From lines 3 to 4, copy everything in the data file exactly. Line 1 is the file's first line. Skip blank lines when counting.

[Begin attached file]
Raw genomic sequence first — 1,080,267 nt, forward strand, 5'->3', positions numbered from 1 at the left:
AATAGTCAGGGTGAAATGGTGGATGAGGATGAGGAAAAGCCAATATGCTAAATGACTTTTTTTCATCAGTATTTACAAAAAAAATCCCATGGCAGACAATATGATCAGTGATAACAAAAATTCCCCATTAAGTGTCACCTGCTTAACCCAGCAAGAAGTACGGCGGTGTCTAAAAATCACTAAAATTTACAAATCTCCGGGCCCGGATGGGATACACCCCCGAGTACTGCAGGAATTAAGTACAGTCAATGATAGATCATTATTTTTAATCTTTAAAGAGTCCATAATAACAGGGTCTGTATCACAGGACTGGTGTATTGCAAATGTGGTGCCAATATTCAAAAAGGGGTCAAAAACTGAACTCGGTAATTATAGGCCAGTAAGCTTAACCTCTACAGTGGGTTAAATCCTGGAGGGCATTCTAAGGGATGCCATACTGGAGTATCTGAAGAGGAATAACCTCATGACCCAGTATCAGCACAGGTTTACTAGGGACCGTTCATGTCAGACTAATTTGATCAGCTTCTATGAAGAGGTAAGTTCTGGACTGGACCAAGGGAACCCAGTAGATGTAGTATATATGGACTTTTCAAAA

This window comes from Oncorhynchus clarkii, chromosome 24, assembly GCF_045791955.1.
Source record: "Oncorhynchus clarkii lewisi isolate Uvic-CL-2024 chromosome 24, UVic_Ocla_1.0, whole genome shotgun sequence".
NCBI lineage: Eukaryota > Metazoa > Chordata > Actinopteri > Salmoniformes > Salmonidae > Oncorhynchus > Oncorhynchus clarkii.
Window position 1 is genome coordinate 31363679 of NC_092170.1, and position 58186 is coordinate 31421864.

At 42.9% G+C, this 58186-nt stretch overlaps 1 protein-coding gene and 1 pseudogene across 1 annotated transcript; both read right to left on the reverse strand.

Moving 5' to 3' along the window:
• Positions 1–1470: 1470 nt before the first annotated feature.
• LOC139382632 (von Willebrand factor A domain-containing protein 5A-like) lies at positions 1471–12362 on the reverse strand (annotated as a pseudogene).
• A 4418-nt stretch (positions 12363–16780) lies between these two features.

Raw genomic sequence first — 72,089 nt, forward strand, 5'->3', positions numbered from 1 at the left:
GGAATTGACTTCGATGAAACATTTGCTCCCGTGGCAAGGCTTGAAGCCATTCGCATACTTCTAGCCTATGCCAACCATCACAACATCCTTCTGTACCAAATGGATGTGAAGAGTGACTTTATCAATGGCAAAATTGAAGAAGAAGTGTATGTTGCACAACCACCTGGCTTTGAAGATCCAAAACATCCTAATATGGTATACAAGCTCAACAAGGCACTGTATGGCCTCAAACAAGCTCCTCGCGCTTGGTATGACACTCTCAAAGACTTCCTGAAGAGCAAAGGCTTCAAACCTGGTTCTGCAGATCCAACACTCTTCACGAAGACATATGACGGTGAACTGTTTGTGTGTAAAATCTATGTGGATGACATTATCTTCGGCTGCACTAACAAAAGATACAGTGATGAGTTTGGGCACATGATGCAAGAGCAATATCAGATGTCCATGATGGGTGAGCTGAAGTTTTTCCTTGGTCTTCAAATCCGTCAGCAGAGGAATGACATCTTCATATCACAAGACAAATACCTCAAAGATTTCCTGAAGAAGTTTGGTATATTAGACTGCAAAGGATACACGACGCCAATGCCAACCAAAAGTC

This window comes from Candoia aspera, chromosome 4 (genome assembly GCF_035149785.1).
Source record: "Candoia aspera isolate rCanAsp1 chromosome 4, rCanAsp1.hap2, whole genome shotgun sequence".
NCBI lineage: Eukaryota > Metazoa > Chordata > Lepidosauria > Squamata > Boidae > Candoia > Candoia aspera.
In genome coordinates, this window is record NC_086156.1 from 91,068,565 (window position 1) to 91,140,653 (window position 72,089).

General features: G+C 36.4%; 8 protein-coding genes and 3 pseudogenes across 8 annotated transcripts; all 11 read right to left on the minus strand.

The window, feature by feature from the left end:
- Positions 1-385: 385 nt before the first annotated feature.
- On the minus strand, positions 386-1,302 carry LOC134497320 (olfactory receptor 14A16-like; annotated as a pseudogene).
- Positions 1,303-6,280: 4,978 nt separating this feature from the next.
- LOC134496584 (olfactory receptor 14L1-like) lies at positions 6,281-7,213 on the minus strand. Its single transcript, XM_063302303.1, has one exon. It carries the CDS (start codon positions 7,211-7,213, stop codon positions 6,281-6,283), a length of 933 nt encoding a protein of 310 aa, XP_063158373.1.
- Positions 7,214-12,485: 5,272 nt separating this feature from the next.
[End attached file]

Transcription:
This window comes from Oncorhynchus clarkii, chromosome 24, assembly GCF_045791955.1.
Source record: "Oncorhynchus clarkii lewisi isolate Uvic-CL-2024 chromosome 24, UVic_Ocla_1.0, whole genome shotgun sequence".